As was said by Gray, J., in the case last cited, "the presumption so arising is not a conclusive presumption of law, but a mere inference of fact, founded on the probability that the officers of the government will do their duty and the usual course of business, and when it is opposed by evidence that the letters never were received, must be weighed with all the other circumstances of the case, by the jury in determining the question whether the letters were actually received or not." (Emphasis added.) 111 U.S. at 193-194, 4 S.Ct. at 386.
Cf. Boswell v. United States, 390 F.2d 181 (9th Cir. 1968), a selective service case, where a conviction in a nonjury trial was struck down because it was not clear on which of two possible grounds the court based its judgment, where one of the grounds was erroneous
While the Government may now proceed to try appellant anew, we believe, as an alternative, that it would not be inappropriate to afford him the opportunity to execute the conscientious objector form, SSS 150, and to process it in accordance with the Selective Service regulations. Here is a man who had indicated to the local board in his Classification Questionnaire that he desired to claim conscientious objector status but whose claim has never reached the point of consideration on the merits. It may be that on the facts here, under proper instructions, appellant would be found guilty again. At this particular stage, however, under the view we have taken, he has not been properly convicted. It would not appear to be inconsistent with the Selective Service laws to let Bowen fill out the conscientious objector form for whatever consideration the local board may in its discretion give it under existing regulations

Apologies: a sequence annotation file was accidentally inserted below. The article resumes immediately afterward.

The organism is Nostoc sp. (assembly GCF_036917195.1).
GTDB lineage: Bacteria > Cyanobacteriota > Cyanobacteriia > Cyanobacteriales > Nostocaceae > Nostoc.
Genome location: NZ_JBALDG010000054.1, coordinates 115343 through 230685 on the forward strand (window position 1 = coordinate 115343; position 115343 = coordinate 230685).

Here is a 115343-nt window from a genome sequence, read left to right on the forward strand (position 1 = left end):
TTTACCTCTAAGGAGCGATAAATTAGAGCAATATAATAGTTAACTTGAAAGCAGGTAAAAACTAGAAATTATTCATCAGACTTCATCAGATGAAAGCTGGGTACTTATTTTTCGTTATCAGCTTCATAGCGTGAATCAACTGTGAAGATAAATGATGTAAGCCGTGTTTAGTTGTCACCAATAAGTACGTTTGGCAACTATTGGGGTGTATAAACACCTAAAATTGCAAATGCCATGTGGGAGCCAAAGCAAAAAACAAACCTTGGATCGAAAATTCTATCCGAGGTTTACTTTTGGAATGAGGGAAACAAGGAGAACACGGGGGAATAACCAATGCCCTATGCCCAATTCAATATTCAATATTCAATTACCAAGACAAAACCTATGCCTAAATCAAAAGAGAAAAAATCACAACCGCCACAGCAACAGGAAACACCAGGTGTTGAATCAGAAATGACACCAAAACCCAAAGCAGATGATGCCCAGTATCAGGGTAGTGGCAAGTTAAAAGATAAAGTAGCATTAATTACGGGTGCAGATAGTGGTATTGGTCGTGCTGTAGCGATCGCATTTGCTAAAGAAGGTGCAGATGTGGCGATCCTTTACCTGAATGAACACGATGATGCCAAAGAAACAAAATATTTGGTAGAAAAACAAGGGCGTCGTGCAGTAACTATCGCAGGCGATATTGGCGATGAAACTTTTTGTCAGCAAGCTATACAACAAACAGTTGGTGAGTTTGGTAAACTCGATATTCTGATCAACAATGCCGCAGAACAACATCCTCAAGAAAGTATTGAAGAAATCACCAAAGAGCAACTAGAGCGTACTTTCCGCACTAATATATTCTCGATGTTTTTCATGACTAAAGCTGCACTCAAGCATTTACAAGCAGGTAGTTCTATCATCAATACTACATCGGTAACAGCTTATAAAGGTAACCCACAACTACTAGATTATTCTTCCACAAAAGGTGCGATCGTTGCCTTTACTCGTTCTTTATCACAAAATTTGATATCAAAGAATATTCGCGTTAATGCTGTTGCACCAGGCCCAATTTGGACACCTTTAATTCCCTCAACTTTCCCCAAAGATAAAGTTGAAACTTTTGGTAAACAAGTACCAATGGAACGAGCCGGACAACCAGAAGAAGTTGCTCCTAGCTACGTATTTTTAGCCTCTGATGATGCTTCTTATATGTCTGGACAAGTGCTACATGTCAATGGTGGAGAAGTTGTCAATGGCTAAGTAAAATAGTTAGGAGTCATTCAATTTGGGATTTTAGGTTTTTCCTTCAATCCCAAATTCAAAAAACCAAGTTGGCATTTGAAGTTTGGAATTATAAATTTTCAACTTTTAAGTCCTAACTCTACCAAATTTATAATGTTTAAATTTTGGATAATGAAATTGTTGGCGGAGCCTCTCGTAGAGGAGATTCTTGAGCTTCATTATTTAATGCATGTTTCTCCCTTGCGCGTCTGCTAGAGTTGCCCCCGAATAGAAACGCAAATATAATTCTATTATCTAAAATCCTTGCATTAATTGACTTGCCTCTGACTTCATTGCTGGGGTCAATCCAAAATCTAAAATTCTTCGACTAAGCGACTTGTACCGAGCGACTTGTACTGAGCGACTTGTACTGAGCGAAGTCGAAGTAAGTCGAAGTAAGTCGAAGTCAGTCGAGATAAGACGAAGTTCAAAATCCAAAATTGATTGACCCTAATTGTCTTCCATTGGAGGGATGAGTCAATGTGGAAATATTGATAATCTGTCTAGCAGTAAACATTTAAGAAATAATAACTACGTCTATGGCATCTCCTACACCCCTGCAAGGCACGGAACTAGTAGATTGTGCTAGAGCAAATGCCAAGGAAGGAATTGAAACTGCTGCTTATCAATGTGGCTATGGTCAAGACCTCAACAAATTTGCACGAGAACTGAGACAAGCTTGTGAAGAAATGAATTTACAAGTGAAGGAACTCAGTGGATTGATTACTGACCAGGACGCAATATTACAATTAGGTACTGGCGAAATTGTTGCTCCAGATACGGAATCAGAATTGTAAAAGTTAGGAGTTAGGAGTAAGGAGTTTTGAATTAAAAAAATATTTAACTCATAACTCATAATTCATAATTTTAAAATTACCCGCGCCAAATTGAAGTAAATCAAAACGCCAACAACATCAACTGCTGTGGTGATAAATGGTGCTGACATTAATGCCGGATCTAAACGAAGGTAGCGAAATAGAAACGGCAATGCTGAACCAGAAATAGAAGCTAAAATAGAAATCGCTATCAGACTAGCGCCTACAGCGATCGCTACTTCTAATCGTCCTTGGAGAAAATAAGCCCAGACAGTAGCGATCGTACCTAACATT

McLAUGHLIN, Circuit Judge (dissenting).
The majority opinion concludes that the lower court's charge to the jury was vitally defective. Basically, the holding is that it was plain error for the lower court to cite in its charge the Selective Service mail regulation1 "in a way that clearly made it seem to be an irrebuttable presumption." The entire foundation of the opinion is the proposition that because of this "irrebuttable presumption" the jury was precluded from considering Bowen's claimed defense that he did not receive SSS Form 150 (conscientious objector).2 On that issue the majority states that:
"* * * it is unclear whether the jury was instructed that the critical issue of receipt of the conscientious objector forms was governed by a rebuttable presumption, (footnote omitted) viz. that mail sent is presumed to be received unless the jury believes the evidence to the contrary, or that under the applicable Selective Service regulation an `irrebuttable presumption' controlled."
The judge charged as follows:
"Basically, he seeks to justify his conduct on the basis of his religious scruples and the fact that he was his mother's sole support. He admitted receiving the classification questionnaire; also the notice to appear and report for induction. He also admits receiving a notice to attend a meeting of his local draft board, but that he did not attend said meeting.
"The defendant denies, however, that he received the conscientious objector forms, No. 150.
"Admittedly all matters sent to the defendant were sent by ordinary mail. None of it was returned, as I recall, as undelivered by the postal authorities. There is no requirement in the law, ladies and gentlemen, that notices must be sent by certified mail, or registered mail, or in any special manner. It is perfectly proper to use ordinary mail. And the presumption is that mail so sent is received. Indeed, under a Selective Service Regulation the mailing of any order, notice or blank form, to a registrant at the address last reported by him to his local board, shall constitute notice to him of the contents of the communication, whether he actually receives it or not.
"Of course, it is for you to determine and evaluate the facts of this case." (Appendix for Appellant pp. 113, 114) (Emphasis supplied).